Against this background, courts in a number of jurisdictions, including New York, have examined a third variety of Internet contract: the “browsewrap” agreement. A browsewrap agreement describes the case in which the terms of use are included on a website only under a link (perhaps labeled “legal” or “terms of use”) and the user is deemed to have accepted them simply by visiting the website and using the service—perhaps via a launch page that includes some reference to the terms, but without any explicit agreement to them.

Browsewrap agreements represent the far end of the continuum in terms of indicia of user assent. In a shrinkwrap agreement, the paper contract is included in the box and the user must buy the product, install it, read an electronic warning and use the product to be deemed to have accepted the contract. In the typical clickwrap case, the user has been presented with the terms in a scrolling window and has clicked a button indicating agreement. In the browsewrap case, there is no indication at all that users have seen the terms, or even that they know they exist.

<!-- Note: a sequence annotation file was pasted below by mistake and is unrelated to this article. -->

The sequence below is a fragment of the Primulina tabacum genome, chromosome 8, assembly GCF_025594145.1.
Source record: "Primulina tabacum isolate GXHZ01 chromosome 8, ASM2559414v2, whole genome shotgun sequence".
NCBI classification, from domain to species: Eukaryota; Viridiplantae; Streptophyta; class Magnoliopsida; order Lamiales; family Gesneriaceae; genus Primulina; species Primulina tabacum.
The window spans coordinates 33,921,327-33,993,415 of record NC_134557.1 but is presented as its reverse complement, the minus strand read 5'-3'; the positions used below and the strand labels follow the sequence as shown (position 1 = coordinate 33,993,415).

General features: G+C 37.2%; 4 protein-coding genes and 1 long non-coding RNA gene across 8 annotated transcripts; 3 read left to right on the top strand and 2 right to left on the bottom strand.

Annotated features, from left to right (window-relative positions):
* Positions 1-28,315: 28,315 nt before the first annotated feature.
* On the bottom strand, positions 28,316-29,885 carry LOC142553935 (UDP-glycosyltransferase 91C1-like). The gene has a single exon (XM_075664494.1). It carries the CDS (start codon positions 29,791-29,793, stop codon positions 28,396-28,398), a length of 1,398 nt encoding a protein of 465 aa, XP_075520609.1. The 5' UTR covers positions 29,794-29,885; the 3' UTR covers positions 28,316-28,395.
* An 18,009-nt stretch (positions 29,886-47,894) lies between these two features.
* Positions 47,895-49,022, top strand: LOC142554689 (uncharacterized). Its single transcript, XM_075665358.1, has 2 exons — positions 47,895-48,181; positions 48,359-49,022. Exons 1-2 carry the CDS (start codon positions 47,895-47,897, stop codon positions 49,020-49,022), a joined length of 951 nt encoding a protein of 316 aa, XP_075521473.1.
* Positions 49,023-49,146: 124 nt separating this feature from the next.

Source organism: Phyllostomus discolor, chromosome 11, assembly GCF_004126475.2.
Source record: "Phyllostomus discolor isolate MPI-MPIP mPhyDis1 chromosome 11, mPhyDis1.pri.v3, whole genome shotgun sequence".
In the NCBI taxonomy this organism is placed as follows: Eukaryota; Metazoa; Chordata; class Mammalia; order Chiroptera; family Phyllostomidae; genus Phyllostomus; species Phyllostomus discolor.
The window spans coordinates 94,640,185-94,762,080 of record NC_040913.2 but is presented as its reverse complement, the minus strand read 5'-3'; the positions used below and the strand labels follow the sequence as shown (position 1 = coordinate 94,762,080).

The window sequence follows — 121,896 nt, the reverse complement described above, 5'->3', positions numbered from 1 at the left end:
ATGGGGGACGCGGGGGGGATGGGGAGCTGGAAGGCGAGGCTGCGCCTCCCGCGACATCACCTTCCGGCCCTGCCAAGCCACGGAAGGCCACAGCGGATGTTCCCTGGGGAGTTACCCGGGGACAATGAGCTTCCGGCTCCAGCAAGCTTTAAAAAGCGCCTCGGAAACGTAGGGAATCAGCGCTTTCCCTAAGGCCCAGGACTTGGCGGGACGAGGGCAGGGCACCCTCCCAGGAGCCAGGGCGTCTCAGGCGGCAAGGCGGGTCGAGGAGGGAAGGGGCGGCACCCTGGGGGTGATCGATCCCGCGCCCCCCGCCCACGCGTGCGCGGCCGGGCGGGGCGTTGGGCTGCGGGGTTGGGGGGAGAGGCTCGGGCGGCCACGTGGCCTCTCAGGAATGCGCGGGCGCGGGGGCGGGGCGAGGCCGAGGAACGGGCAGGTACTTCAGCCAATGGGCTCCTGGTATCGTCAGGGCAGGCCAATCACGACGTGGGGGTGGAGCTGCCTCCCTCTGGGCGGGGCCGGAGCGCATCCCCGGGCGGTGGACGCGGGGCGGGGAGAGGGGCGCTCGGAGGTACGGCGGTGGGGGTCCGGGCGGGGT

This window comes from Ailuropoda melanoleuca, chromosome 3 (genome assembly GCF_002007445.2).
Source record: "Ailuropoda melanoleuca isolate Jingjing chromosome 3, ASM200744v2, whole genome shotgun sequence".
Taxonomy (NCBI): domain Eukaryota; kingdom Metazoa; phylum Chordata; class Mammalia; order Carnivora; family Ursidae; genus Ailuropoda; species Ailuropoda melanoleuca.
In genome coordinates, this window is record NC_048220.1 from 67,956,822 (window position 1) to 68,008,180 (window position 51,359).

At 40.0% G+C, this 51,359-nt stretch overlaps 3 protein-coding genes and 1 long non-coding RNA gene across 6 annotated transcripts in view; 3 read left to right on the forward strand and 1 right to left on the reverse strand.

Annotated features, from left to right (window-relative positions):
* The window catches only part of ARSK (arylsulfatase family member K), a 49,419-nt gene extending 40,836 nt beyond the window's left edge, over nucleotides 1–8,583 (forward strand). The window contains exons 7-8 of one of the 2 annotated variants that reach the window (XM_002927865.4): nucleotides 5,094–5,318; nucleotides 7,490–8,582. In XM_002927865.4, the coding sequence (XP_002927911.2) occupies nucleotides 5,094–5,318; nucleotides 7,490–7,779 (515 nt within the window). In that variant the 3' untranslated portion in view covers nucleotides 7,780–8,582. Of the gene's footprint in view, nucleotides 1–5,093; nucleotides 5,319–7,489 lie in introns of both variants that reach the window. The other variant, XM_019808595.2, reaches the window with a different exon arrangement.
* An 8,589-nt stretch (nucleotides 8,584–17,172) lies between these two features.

The cases that uphold substantive browsewrap agreements are generally based either on the fact that the user actually knew of the terms at issue, or on the assumption that Internet users should know their interactions are governed by terms of use and would be well served by finding them. New York courts, however, have not taken that view. In Hines v. Overstock.com Inc., for example, the court declined to enforce the forum selection clause in Overstock.com’s “Terms and Conditions” because there was no evidence that plaintiff had ever seen those terms or been prompted to look for them. Merely using the site, the court held, was not enough to bind the user to its terms and conditions: “Very little is required to form a contract nowadays,” the court wrote, “but this alone does not suffice.”6